February 6, 2014 1:47 pm
Updated: February 6, 2014 6:06 pm

Russian charity races to save stray dogs in Sochi


Russian billionaire Oleg Deripaska is making a last-minute effort to save Sochi’s stray dogs from being killed ahead of the Winter Olympics.

A dog shelter backed by the Russian billionaire is stepping up to rescue thousands of stray dogs that are being killed by a pest control company, The New York Times reported Wednesday.

Story continues below

“We were told, ‘Either you take all the dogs from the Olympic Village or we will shoot them,’” Olga Melnikova, who is leading rescue coordination for the charity, Volnoe Deloe (roughly translated as Good Will), told The New York Times.

The charity is using a golf cart to scour the Olympic facilities and the surrounding venues for stray animals.

The dogs rounded up will be brought to a local shelter located on the outskirts of the city.

READ MORE: Sochi city hall orders killing of stray dogs

The makeshift shelter, called PovoDog after Povodok, the Russian word for the leash, reportedly has 80 animals, including about a dozen puppies.

Russian authorities have said the stray dogs are wild and dangerous often “biting children” and are being disposed of before Friday’s opening ceremonies.

The company hired to remove the strays has refused to specify whether the dogs are being shot or poisoned and where the corpses are being taken.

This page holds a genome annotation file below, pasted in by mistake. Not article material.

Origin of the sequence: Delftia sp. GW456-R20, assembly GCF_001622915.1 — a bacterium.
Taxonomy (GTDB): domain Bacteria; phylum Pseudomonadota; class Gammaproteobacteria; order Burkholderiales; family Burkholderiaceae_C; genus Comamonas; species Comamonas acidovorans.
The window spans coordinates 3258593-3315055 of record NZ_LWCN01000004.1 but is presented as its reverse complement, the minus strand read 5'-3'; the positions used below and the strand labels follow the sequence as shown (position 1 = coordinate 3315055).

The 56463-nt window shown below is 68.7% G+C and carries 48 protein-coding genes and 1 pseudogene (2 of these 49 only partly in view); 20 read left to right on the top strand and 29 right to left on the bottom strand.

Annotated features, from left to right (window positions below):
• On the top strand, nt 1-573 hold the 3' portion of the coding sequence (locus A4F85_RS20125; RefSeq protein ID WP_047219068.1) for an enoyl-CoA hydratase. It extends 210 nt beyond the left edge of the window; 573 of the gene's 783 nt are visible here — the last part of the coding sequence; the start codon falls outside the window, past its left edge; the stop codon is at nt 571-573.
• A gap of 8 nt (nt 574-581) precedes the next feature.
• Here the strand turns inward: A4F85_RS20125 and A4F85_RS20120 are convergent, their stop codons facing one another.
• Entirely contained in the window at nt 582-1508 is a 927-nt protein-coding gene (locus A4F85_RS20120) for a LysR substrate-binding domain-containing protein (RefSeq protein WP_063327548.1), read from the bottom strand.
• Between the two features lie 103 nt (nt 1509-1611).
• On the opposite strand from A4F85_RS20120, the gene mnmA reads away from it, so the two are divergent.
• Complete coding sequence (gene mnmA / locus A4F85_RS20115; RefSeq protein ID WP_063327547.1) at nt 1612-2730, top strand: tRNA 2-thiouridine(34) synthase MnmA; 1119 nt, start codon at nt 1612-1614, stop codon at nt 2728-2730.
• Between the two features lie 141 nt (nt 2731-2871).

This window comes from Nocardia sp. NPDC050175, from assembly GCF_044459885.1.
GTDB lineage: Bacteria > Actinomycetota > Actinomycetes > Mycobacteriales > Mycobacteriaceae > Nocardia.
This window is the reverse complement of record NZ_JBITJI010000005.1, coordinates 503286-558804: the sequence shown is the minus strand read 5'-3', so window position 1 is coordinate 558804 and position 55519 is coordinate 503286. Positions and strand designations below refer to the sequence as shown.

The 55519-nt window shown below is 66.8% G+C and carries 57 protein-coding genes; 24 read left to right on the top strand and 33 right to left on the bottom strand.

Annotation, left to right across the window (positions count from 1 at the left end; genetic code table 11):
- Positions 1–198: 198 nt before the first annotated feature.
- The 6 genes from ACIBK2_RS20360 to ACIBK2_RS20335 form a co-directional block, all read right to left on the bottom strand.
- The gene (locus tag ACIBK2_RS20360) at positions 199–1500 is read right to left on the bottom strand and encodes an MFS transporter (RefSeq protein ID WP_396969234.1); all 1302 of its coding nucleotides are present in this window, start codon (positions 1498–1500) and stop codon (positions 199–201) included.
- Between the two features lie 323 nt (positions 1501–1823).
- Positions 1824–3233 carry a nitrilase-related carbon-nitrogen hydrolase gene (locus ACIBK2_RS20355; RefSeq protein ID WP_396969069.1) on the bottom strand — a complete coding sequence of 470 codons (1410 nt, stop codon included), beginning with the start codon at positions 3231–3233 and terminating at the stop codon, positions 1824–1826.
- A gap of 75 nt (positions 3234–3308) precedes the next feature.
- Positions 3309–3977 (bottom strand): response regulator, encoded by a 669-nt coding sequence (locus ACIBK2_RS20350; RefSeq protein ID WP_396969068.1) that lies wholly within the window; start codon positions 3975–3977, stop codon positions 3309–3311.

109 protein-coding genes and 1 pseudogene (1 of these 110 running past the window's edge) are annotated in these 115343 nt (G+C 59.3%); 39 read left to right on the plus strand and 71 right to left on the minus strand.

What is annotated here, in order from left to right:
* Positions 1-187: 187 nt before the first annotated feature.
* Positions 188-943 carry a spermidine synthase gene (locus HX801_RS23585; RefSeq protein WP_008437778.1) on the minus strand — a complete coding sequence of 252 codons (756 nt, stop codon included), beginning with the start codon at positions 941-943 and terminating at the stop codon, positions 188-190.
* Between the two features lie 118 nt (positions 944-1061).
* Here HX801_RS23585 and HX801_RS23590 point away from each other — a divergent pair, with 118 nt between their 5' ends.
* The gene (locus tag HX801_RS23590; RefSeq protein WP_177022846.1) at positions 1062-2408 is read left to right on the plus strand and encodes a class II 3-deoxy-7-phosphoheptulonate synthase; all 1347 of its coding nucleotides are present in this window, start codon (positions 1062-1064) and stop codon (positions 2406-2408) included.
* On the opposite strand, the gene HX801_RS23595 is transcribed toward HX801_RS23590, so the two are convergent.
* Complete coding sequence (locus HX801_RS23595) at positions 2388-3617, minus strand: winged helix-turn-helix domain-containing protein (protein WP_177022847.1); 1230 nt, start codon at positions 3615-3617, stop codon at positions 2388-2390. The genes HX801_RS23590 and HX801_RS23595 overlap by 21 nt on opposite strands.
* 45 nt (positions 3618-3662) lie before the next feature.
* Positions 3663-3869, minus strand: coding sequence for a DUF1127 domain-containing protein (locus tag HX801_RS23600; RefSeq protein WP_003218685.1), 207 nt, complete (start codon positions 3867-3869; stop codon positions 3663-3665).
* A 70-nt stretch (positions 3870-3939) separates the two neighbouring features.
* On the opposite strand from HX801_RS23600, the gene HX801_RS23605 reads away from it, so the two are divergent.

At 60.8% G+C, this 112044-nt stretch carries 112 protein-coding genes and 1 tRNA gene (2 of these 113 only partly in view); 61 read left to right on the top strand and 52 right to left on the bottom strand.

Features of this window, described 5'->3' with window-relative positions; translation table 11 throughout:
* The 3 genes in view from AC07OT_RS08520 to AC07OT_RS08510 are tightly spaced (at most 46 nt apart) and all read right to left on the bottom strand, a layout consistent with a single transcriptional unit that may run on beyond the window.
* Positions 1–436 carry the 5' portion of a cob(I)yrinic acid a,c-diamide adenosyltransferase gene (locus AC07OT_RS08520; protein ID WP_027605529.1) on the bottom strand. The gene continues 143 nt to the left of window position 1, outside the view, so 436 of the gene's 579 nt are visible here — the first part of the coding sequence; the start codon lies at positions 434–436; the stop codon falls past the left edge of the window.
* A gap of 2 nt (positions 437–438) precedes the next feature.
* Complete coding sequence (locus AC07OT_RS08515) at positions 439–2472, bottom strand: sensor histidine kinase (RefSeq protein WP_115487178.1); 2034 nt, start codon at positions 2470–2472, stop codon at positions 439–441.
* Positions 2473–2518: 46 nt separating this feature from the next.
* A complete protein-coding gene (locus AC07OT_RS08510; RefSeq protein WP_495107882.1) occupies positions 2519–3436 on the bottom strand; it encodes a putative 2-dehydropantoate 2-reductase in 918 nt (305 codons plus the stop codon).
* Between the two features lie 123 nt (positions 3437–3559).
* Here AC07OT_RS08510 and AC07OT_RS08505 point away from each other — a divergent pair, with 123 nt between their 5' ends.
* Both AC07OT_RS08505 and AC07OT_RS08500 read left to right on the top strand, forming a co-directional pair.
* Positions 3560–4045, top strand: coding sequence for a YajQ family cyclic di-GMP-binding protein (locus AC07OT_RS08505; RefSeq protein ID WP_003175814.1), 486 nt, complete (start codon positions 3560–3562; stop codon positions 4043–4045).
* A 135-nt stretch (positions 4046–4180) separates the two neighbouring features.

GALLERY: Below are images of stray dogs wandering the Olympic facilities in Sochi

Reports of their systematic extermination have caused outrage among animal rights advocates, including Humane Society International (HSI), which sent an open letter to President Vladimir Putin calling for an end to the slaughter.

Kelly O’Meara, the director of companion animals and engagement with HSI, says the issue around street dogs should have been addressed by organizers of the Sochi Games years ago.

“The problem is there is no overnight solution to the street dog issue,” O’Meara told Global News. “[Russia] has known they were going to be the host of the Olympics for years and if they had allotted a certain amount of money to deal the problem, this wouldn’t be happening.”

O’Meara says other solutions like mass sterilizations, and vaccinations should have been considered before killing the animals, to help control future populations and prevent deadly diseases like rabies.

READ MORE: Despite terror warnings, little security hassle for Sochi air travellers

O’Meara also says providing a temporary shelter will only push the issue until after the Olympics when the dogs could still be killed.

“Sheltering is another problem because what happens to dogs that are not adopted is they are just killed behind closed doors,” said O’Meara. “Other animals could also come into that area where there’s a food supply, and they could be more dangerous. The ones already killed or rounded up would be the friendliest.”

Oleg Deripaska is Russia’s 16th wealthiest person with a fortune of $8.5 billion according to Forbes.

Deripaska, who made his fortune in aluminum, has provided $15,000 in start-up costs for the shelter and has pledged $50,000 a year for operations.

The International Olympic Committee responded to the controversy on Wednesday saying that no healthy dogs were being destroyed.

The dogs entering the PovoDog shelter receive medical treatment, including vaccinations and will be available for adoption.

© 2014 Shaw Media

Report an error


Want to discuss? Please read our Commenting Policy first.

Global News